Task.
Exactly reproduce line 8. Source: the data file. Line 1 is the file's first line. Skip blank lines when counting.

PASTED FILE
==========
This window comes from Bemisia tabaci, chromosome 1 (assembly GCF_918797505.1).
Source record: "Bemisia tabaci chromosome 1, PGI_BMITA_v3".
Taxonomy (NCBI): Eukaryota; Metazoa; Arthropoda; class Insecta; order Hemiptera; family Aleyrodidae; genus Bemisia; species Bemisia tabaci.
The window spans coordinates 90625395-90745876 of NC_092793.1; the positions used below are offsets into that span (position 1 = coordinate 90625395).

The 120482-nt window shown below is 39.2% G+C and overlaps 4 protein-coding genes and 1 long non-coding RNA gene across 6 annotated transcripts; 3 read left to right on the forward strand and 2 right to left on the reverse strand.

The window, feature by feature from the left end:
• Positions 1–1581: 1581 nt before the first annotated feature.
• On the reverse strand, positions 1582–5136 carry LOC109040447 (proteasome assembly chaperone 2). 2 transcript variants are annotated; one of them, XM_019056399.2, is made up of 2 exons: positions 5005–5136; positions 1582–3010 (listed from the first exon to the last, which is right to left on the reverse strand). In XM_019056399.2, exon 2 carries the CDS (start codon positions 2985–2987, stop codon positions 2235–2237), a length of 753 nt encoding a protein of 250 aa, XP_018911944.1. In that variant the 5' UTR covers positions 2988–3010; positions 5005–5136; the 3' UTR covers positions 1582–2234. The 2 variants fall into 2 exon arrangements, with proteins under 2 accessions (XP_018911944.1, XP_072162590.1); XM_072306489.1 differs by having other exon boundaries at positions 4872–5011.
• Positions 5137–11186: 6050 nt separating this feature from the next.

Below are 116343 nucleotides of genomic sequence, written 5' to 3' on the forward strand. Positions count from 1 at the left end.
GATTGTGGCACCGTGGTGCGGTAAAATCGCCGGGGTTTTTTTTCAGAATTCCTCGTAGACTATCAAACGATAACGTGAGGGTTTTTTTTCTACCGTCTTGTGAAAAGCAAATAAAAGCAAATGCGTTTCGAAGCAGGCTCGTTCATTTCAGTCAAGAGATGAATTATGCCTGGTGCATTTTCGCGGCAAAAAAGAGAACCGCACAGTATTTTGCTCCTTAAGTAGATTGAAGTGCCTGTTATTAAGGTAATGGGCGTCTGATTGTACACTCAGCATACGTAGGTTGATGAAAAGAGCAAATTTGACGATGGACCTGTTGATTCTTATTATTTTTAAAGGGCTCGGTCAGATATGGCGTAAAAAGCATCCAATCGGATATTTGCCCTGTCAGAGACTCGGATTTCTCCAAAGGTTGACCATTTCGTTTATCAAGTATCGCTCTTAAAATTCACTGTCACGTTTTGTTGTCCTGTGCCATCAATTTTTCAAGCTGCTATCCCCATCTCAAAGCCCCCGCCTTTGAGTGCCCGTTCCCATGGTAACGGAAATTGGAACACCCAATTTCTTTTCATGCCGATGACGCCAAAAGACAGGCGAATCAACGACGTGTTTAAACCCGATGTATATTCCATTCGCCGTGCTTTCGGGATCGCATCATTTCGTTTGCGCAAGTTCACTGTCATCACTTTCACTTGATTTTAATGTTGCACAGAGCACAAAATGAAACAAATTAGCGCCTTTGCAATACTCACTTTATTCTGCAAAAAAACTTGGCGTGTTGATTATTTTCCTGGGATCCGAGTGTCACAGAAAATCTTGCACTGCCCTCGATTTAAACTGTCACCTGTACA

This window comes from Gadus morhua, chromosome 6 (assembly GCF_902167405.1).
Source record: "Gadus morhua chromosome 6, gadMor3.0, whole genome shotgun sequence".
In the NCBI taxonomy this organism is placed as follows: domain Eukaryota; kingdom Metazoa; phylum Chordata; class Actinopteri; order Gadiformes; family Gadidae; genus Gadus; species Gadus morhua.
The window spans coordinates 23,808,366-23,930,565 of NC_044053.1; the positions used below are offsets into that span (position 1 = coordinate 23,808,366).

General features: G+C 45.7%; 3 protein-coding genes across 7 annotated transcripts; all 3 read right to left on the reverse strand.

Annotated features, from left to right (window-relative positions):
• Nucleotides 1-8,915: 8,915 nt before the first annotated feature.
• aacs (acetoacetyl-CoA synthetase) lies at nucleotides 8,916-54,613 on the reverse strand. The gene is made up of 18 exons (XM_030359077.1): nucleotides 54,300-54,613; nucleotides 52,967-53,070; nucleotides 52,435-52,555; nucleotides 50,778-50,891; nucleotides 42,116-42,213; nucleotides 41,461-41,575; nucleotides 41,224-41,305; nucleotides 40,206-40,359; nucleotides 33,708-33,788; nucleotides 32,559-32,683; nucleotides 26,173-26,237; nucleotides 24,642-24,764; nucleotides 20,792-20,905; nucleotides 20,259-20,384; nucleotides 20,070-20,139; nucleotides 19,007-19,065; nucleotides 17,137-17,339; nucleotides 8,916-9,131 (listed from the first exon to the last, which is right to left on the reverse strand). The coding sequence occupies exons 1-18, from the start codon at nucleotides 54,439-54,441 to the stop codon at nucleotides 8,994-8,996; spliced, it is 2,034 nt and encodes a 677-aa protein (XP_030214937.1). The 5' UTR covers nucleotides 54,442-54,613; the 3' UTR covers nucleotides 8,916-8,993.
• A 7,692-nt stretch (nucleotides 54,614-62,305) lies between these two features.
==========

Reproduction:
• On the reverse strand, positions 1582–5136 carry LOC109040447 (proteasome assembly chaperone 2). 2 transcript variants are annotated; one of them, XM_019056399.2, is made up of 2 exons: positions 5005–5136; positions 1582–3010 (listed from the first exon to the last, which is right to left on the reverse strand). In XM_019056399.2, exon 2 carries the CDS (start codon positions 2985–2987, stop codon positions 2235–2237), a length of 753 nt encoding a protein of 250 aa, XP_018911944.1. In that variant the 5' UTR covers positions 2988–3010; positions 5005–5136; the 3' UTR covers positions 1582–2234. The 2 variants fall into 2 exon arrangements, with proteins under 2 accessions (XP_018911944.1, XP_072162590.1); XM_072306489.1 differs by having other exon boundaries at positions 4872–5011.